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The Spanish Lawyer Online
The Spanish Lawyer Online

Antonio Flores’ Blog

Thoughts about laws and regulations which affect foreigners in Spain


Archive for February, 2015

93% of Tax Returns Exempt from Payment: Has Inheritance Tax Almost Disappeared in Andalucía?

February 19th, 2015

Until recently, Spanish lawyers cautioned their clients that the level of Inheritance Tax (`IHT´) in Spain, for non-resident heirs, could mean the difference between being able to inherit or not. The worry is still there but, ever since the European Court of Justice (ECJ 3/9/2014) ruled that Spain’s IHT tax rules were discriminatory – different rates for residents and non-residents-, the latter are able to enjoy the same allowances residents can apply on their tax returns.

So now, for instance, an EU-resident who inherits in Andalucía an estate worth less than €175.000 from parents, children or spouse is totally exempt from paying IHT. This is no small matter for this allowance has made possible that in 2014, according to the statistical information provided by Junta de Andalucia, 93% of all IHT tax declarations filed anywhere in Andalucía were without associated payment (nil tax returns).

If we take for instance the average family with a property and two children, on the basis that in Andalucia the average price per square meter of property -as recorded in December 2014- was of €1,500, with an average size according to the Ministry of Housing of just over 105 m2 (and 187 m2 for town houses and villas), it is easy to understand why only 7% of IHT tax declarations filed by residents of Andalucía included a sum of due tax.

This is great news, for more than one reason. Firstly, a logical one: it reduces the IHT tax bill on the estate of holiday property owners, automatically, as from the 28/11/2014 (date of effective implementation of the ECJ ruling). Secondly, it takes the fear of God away from thousands of owners who’ve been incessantly bombarded -over the last years- with unreal horror stories that depict the Spanish taxman slicing into the estate of a deceased Briton, only to offer an illegal tax-dodging scheme to avoid it (mostly foreign based companies and equity release loans).

Of course, IHT will still be an issue for the wealthier whose inheritors could be hit with as much as 34% (on estates above 800k Euros). For owners not included in the above 93% contingent, we suggest some degree of planning to minimize -legally that is- exposure to IHT.

Inheritance , , ,

Spanish Supreme Court Backs Iranian Investors

February 5th, 2015

It is a well-documented fact in Spain that, in the layman’s mind, we have a sluggish judicial system is incapable of dealing with a backlog of undecided cases. And this is bad because it brings to the entire court system a loss of public confidence, respect and pride.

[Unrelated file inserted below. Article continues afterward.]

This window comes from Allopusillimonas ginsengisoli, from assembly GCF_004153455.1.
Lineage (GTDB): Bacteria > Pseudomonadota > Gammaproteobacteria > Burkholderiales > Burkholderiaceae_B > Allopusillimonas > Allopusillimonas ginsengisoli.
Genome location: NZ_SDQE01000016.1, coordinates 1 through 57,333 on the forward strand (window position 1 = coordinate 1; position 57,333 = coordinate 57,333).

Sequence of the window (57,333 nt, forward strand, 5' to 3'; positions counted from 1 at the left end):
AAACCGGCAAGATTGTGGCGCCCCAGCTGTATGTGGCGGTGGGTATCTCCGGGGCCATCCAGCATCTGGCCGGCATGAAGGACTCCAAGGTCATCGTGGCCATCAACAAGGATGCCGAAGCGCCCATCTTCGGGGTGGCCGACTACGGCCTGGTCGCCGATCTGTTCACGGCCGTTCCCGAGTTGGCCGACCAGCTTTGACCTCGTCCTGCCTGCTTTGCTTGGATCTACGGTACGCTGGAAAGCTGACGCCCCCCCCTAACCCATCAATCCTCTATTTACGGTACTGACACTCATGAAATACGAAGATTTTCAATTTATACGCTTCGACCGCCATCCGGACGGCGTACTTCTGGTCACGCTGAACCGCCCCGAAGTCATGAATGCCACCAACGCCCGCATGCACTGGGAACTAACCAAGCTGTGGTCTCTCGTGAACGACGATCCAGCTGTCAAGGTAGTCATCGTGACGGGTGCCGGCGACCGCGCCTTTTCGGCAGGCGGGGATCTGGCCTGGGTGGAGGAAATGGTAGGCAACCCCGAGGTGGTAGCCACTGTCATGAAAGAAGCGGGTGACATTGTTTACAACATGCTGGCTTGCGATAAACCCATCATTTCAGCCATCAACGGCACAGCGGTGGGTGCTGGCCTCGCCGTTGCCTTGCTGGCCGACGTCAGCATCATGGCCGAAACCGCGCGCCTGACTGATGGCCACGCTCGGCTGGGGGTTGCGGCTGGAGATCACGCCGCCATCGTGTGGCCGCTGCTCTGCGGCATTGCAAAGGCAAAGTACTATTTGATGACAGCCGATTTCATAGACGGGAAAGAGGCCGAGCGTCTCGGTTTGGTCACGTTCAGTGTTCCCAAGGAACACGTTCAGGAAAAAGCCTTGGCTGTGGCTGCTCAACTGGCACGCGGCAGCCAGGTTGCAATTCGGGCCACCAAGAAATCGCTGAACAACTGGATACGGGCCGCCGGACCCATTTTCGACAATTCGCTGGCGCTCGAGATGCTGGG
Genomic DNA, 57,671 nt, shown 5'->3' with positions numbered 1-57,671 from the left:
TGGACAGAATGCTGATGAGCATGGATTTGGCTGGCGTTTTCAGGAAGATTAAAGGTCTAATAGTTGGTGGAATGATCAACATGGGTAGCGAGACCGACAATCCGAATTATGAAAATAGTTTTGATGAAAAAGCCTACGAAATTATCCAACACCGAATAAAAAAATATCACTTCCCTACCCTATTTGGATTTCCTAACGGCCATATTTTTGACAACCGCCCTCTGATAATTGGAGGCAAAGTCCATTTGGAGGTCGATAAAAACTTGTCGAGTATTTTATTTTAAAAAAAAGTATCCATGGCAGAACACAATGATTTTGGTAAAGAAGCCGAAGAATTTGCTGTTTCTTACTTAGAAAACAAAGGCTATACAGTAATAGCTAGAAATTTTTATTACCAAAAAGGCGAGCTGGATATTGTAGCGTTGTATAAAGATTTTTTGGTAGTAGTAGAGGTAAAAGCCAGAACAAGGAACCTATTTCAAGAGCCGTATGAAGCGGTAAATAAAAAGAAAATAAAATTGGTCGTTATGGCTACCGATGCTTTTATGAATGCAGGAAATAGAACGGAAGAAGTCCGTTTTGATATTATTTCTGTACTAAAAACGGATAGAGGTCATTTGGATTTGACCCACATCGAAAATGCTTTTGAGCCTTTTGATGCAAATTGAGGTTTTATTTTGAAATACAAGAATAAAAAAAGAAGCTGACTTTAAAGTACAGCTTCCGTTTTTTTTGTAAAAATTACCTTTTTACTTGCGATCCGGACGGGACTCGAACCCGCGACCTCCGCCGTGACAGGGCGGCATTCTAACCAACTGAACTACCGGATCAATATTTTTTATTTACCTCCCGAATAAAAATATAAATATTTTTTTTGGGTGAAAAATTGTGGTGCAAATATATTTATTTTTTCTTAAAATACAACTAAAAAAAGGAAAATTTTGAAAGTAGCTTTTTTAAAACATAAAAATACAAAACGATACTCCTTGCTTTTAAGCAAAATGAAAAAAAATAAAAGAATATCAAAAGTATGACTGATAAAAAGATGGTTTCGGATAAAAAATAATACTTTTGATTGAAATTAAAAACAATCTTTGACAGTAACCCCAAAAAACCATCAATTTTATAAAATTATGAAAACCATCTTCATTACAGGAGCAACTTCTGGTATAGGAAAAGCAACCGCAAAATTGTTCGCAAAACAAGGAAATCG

But there are notable exceptions: the Spanish Supreme Court has recently ruled on two immigration cases (7/4/2014 and 5/5/2014) in a record breaking time of just under 2 years from when the Spanish Consulate in Teheran turned down two permanent residency applications, rejections subsequently confirmed by the Madrid Appeal Court.

These cases relate to Iranian nationals who had filed for Spanish non-lucrative residency in September 2012, after purchasing real estate in the province of Malaga. In their applications, they had proven that they possessed sufficient “means of subsistence” for the first twelve months, which is the duration of the initial residency period. Both the Consulate and the Appeal Court, strangely enough, understood that the required means of subsistence had to be enough to cover the full span of the temporary residency period, five years, when the law states one year.

The relevance of these cases stems from the unexpected judicial speediness and efficiency in resolving cases that would otherwise drag on for six or more years, an average time to reach the Supreme Court.

But the case also sends a crucial confidence message to investors who rely on the word of the law but have to endure the pains, when applying for their visas, of discourteous and unprofessional members of the Spanish consular service, often seen as a deterrent to foreign investment.

And I can sympathize with Iranians in particular as I have had to deal, many times that is, with bizarre decisions by the Spanish Consulate in Tehran, a place that I have incidentally visited personally on one occasion.

As said, a small victory for two Iranian families willing to invest in Spain but, most significantly, a far-reaching message to investors and Consular service staff members: the law is to be applied, and nothing more.

Immigration , , , ,